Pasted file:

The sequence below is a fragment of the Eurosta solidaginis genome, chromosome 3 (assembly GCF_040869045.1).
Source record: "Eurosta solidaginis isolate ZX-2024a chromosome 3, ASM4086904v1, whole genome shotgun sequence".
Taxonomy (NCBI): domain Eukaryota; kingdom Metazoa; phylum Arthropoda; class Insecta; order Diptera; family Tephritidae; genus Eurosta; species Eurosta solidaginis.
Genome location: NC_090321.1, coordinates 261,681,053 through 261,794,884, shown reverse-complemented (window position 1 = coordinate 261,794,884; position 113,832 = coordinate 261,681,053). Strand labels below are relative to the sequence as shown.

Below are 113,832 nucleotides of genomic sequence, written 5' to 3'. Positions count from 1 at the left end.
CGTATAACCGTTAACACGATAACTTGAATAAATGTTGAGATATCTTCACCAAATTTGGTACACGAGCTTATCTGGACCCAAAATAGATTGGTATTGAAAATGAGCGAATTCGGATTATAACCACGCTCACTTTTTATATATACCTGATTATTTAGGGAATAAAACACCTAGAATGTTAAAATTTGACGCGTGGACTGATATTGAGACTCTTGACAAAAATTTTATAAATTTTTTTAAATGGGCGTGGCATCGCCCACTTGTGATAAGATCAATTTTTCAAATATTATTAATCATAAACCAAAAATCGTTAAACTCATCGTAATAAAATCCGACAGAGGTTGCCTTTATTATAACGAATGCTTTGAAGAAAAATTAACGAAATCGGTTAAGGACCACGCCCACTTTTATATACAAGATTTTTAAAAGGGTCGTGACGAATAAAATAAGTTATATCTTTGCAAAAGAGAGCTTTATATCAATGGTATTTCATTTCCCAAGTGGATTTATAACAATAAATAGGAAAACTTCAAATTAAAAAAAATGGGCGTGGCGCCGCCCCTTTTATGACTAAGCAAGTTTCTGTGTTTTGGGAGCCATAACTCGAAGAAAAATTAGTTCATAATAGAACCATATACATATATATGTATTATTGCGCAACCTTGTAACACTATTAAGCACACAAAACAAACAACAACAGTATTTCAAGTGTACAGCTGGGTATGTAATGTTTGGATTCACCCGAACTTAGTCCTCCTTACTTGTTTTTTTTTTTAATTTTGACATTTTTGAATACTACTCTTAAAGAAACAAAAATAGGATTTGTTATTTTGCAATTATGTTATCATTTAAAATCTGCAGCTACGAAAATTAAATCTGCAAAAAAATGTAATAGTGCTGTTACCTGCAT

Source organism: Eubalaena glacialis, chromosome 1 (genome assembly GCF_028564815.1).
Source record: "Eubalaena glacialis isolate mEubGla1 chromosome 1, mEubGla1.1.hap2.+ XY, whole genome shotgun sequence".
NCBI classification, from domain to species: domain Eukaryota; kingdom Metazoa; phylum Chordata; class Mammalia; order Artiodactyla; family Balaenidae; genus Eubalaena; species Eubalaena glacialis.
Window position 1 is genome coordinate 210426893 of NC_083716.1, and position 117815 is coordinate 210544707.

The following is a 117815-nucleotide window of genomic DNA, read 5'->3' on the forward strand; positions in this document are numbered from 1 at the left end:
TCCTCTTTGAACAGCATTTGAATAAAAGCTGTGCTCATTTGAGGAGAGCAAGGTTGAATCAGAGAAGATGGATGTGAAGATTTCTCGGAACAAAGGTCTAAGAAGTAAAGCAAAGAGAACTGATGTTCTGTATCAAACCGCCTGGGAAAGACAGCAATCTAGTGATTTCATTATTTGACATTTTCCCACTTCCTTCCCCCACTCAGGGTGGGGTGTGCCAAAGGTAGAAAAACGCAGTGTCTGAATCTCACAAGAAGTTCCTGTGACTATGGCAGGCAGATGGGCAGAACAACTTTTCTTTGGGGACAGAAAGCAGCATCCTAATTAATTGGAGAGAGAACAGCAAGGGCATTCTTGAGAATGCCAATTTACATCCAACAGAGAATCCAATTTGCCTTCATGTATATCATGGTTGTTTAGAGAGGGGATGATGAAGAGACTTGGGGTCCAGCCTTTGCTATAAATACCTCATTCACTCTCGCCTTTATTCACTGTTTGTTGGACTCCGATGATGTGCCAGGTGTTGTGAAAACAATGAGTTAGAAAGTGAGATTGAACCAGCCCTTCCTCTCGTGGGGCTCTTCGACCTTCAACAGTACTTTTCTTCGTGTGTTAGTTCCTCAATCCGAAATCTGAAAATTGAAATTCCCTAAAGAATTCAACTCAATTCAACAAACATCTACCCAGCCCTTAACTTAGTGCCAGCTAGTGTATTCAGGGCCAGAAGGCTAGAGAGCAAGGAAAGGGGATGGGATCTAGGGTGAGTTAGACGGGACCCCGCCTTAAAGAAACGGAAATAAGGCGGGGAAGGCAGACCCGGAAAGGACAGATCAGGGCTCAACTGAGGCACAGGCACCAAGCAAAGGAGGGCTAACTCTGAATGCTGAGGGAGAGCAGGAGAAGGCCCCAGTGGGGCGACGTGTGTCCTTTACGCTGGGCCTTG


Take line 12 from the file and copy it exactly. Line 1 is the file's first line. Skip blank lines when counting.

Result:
TCCTCTTTGAACAGCATTTGAATAAAAGCTGTGCTCATTTGAGGAGAGCAAGGTTGAATCAGAGAAGATGGATGTGAAGATTTCTCGGAACAAAGGTCTAAGAAGTAAAGCAAAGAGAACTGATGTTCTGTATCAAACCGCCTGGGAAAGACAGCAATCTAGTGATTTCATTATTTGACATTTTCCCACTTCCTTCCCCCACTCAGGGTGGGGTGTGCCAAAGGTAGAAAAACGCAGTGTCTGAATCTCACAAGAAGTTCCTGTGACTATGGCAGGCAGATGGGCAGAACAACTTTTCTTTGGGGACAGAAAGCAGCATCCTAATTAATTGGAGAGAGAACAGCAAGGGCATTCTTGAGAATGCCAATTTACATCCAACAGAGAATCCAATTTGCCTTCATGTATATCATGGTTGTTTAGAGAGGGGATGATGAAGAGACTTGGGGTCCAGCCTTTGCTATAAATACCTCATTCACTCTCGCCTTTATTCACTGTTTGTTGGACTCCGATGATGTGCCAGGTGTTGTGAAAACAATGAGTTAGAAAGTGAGATTGAACCAGCCCTTCCTCTCGTGGGGCTCTTCGACCTTCAACAGTACTTTTCTTCGTGTGTTAGTTCCTCAATCCGAAATCTGAAAATTGAAATTCCCTAAAGAATTCAACTCAATTCAACAAACATCTACCCAGCCCTTAACTTAGTGCCAGCTAGTGTATTCAGGGCCAGAAGGCTAGAGAGCAAGGAAAGGGGATGGGATCTAGGGTGAGTTAGACGGGACCCCGCCTTAAAGAAACGGAAATAAGGCGGGGAAGGCAGACCCGGAAAGGACAGATCAGGGCTCAACTGAGGCACAGGCACCAAGCAAAGGAGGGCTAACTCTGAATGCTGAGGGAGAGCAGGAGAAGGCCCCAGTGGGGCGACGTGTGTCCTTTACGCTGGGCCTTG